(Yicai Global) March 13 -- The Indian government ordered drugmakers to stop exporting 26 types of medicines and active pharmaceutical ingredients last month as it faces a scarcity of the APIs needed to make them, most of which come from China.
The disruption to the supply of APIs could be a significant but temporary headwind for the Indian pharmaceutical industry, Mumbai-based SBICAP Securities said in a report last month, adding it may also affect the global drug markets, including the US.
"China's production capacity of APIs is adequate," Wu Shenglong, executive director at global strategy consulting firm Roland Berger, told Yicai Global. The main factor affecting the export of APIs to India is continuing transport restrictions due to the novel coronavirus epidemic, he added.
India is one of the world's largest makers of generic drugs, accounting for 20 percent of the global total. To do this, it relies heavily on imported APIs, according to SBICAP Securities. Some 68 percent comes from China, and about half of that is made in Hubei, the province most severely hit by the Covid-19 virus outbreak.
Antibiotics are the biggest category of imported APIs, followed by multivitamins and hormones, Kunal Dhamesha, an analyst at SBICAP Securities, told Yicai Global. Ninety percent of its antibiotics, including Penicillin, Cloxacillin, Ciprofloxacin, Tetracycline, Gentamycin and Neomycin, come from China as do half of its multivitamins and hormones.
"A lot of our pharma value chain is linked to China," Umang Vohra, chief executive officer of generic drugmaker Cipla, told investors on Feb. 5. In fact, the entire pharmaceutical industry is linked. If the coronavirus continues for more than a month or 45 days, this will cause huge disruption in the sector, he added.
Sun Pharmaceutical Industries, which exports mainly to the US, has sufficient inventory to meet short-term demand, the Mumbai-based firm said. Supply chains are complicated and the original source of material is not always clear, it added.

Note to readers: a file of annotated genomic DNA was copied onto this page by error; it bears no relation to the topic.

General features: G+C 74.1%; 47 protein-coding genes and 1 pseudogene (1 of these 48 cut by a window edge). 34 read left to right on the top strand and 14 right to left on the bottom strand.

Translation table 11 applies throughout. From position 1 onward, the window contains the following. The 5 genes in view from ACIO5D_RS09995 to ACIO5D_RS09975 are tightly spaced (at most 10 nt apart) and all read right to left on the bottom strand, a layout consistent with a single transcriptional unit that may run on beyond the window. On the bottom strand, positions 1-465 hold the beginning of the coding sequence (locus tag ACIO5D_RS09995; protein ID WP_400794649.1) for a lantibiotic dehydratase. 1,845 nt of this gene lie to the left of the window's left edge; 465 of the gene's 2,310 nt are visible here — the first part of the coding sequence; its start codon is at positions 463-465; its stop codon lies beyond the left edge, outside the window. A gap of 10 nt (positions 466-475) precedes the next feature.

"India hasn't faced shortages of finished drugs yet," Dhamesha said. "But if the supply of raw materials is not back to normal by April then both India and the nations to which it exports could certainly face shortages."
The US ran short of some medicines last month and it is closely monitoring over 20 types of drugs that could possibly also be in short supply, according to data from the US Food and Drug Administration. Some 72 percent of the APIs used in US medicines are made overseas and 13 percent of those are supplied by China.
British pharma giant GlaxoSmithKline's Indian branch, the US' Pfizer and India's Cipla are at greater risk of experiencing a shortage of raw materials, Dhamesha said.
China is unlikely to face a lack of medicine, Wu said, adding that it had adequate supply of APIs.
Over 95 percent of firms above a certain size in Hubei province are back at work, China's Ministry of Industry and Information Technology said today. Around 80 percent of their employees have returned, it added.
Major API exporter Shijiazhuang Pharma Group has been back in production since Feb. 3. But the factory is still having logistical issues due to travel restrictions, the Hubei province-based drugmaker said. This problem should soon be resolved as more firms resume operations. Then more global orders can be placed, it added.
Editor: Kim Taylor